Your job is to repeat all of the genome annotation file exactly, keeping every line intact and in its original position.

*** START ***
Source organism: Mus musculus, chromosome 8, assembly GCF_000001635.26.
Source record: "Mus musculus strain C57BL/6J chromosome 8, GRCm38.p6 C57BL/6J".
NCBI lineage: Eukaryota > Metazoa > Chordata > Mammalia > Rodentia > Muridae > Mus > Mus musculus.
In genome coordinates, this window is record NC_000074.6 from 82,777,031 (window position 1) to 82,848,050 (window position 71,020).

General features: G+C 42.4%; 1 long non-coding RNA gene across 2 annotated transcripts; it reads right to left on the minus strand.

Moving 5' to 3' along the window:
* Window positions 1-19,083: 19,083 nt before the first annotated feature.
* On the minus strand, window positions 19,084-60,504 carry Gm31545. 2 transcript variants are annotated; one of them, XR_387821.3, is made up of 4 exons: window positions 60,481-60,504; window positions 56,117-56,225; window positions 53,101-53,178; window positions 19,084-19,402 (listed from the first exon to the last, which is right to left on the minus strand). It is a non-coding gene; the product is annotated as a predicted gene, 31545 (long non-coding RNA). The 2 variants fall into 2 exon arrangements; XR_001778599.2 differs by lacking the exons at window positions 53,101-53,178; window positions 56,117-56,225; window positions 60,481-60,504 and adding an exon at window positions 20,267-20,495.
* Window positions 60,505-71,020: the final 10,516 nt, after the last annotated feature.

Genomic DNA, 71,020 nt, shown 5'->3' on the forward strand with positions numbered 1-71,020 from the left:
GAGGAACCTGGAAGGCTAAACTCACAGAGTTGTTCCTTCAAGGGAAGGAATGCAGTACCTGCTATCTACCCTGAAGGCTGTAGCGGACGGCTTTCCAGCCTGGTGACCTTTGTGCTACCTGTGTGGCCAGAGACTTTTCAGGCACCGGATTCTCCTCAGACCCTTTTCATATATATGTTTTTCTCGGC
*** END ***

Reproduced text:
Source organism: Mus musculus, chromosome 8, assembly GCF_000001635.26.
Source record: "Mus musculus strain C57BL/6J chromosome 8, GRCm38.p6 C57BL/6J".
NCBI lineage: Eukaryota > Metazoa > Chordata > Mammalia > Rodentia > Muridae > Mus > Mus musculus.
In genome coordinates, this window is record NC_000074.6 from 82,777,031 (window position 1) to 82,848,050 (window position 71,020).

General features: G+C 42.4%; 1 long non-coding RNA gene across 2 annotated transcripts; it reads right to left on the minus strand.

Moving 5' to 3' along the window:
* Window positions 1-19,083: 19,083 nt before the first annotated feature.
* On the minus strand, window positions 19,084-60,504 carry Gm31545. 2 transcript variants are annotated; one of them, XR_387821.3, is made up of 4 exons: window positions 60,481-60,504; window positions 56,117-56,225; window positions 53,101-53,178; window positions 19,084-19,402 (listed from the first exon to the last, which is right to left on the minus strand). It is a non-coding gene; the product is annotated as a predicted gene, 31545 (long non-coding RNA). The 2 variants fall into 2 exon arrangements; XR_001778599.2 differs by lacking the exons at window positions 53,101-53,178; window positions 56,117-56,225; window positions 60,481-60,504 and adding an exon at window positions 20,267-20,495.
* Window positions 60,505-71,020: the final 10,516 nt, after the last annotated feature.

Genomic DNA, 71,020 nt, shown 5'->3' on the forward strand with positions numbered 1-71,020 from the left:
GAGGAACCTGGAAGGCTAAACTCACAGAGTTGTTCCTTCAAGGGAAGGAATGCAGTACCTGCTATCTACCCTGAAGGCTGTAGCGGACGGCTTTCCAGCCTGGTGACCTTTGTGCTACCTGTGTGGCCAGAGACTTTTCAGGCACCGGATTCTCCTCAGACCCTTTTCATATATATGTTTTTCTCGGC